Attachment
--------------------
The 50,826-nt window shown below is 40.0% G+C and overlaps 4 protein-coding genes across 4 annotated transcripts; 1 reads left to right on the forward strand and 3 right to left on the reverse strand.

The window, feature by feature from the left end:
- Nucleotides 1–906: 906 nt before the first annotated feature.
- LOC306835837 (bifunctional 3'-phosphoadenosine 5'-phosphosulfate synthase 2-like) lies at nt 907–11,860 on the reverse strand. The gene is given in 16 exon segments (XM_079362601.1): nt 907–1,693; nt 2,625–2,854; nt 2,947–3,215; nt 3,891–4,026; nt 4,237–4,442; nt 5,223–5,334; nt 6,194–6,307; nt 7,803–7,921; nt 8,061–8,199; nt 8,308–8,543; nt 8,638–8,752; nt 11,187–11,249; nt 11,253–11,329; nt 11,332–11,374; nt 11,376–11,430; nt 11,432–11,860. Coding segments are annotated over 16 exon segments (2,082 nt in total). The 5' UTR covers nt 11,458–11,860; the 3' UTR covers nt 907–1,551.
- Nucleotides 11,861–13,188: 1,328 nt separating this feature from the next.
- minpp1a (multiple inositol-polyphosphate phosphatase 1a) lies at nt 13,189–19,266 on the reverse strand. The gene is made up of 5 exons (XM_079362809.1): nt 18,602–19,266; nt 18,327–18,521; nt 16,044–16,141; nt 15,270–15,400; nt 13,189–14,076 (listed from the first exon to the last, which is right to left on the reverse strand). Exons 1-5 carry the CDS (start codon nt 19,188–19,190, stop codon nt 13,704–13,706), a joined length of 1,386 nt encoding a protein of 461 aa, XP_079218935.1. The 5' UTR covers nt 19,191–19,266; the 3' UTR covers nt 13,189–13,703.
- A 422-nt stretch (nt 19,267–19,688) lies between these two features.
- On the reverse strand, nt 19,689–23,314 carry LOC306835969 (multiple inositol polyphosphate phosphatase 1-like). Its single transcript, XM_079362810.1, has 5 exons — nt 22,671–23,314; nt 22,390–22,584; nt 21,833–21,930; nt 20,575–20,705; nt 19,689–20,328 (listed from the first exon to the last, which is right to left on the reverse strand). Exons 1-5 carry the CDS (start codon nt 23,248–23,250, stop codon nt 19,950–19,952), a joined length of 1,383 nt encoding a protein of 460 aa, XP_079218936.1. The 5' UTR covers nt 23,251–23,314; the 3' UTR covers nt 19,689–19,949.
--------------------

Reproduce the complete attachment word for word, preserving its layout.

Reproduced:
The 50,826-nt window shown below is 40.0% G+C and overlaps 4 protein-coding genes across 4 annotated transcripts; 1 reads left to right on the forward strand and 3 right to left on the reverse strand.

The window, feature by feature from the left end:
- Nucleotides 1–906: 906 nt before the first annotated feature.
- LOC306835837 (bifunctional 3'-phosphoadenosine 5'-phosphosulfate synthase 2-like) lies at nt 907–11,860 on the reverse strand. The gene is given in 16 exon segments (XM_079362601.1): nt 907–1,693; nt 2,625–2,854; nt 2,947–3,215; nt 3,891–4,026; nt 4,237–4,442; nt 5,223–5,334; nt 6,194–6,307; nt 7,803–7,921; nt 8,061–8,199; nt 8,308–8,543; nt 8,638–8,752; nt 11,187–11,249; nt 11,253–11,329; nt 11,332–11,374; nt 11,376–11,430; nt 11,432–11,860. Coding segments are annotated over 16 exon segments (2,082 nt in total). The 5' UTR covers nt 11,458–11,860; the 3' UTR covers nt 907–1,551.
- Nucleotides 11,861–13,188: 1,328 nt separating this feature from the next.
- minpp1a (multiple inositol-polyphosphate phosphatase 1a) lies at nt 13,189–19,266 on the reverse strand. The gene is made up of 5 exons (XM_079362809.1): nt 18,602–19,266; nt 18,327–18,521; nt 16,044–16,141; nt 15,270–15,400; nt 13,189–14,076 (listed from the first exon to the last, which is right to left on the reverse strand). Exons 1-5 carry the CDS (start codon nt 19,188–19,190, stop codon nt 13,704–13,706), a joined length of 1,386 nt encoding a protein of 461 aa, XP_079218935.1. The 5' UTR covers nt 19,191–19,266; the 3' UTR covers nt 13,189–13,703.
- A 422-nt stretch (nt 19,267–19,688) lies between these two features.
- On the reverse strand, nt 19,689–23,314 carry LOC306835969 (multiple inositol polyphosphate phosphatase 1-like). Its single transcript, XM_079362810.1, has 5 exons — nt 22,671–23,314; nt 22,390–22,584; nt 21,833–21,930; nt 20,575–20,705; nt 19,689–20,328 (listed from the first exon to the last, which is right to left on the reverse strand). Exons 1-5 carry the CDS (start codon nt 23,248–23,250, stop codon nt 19,950–19,952), a joined length of 1,383 nt encoding a protein of 460 aa, XP_079218936.1. The 5' UTR covers nt 23,251–23,314; the 3' UTR covers nt 19,689–19,949.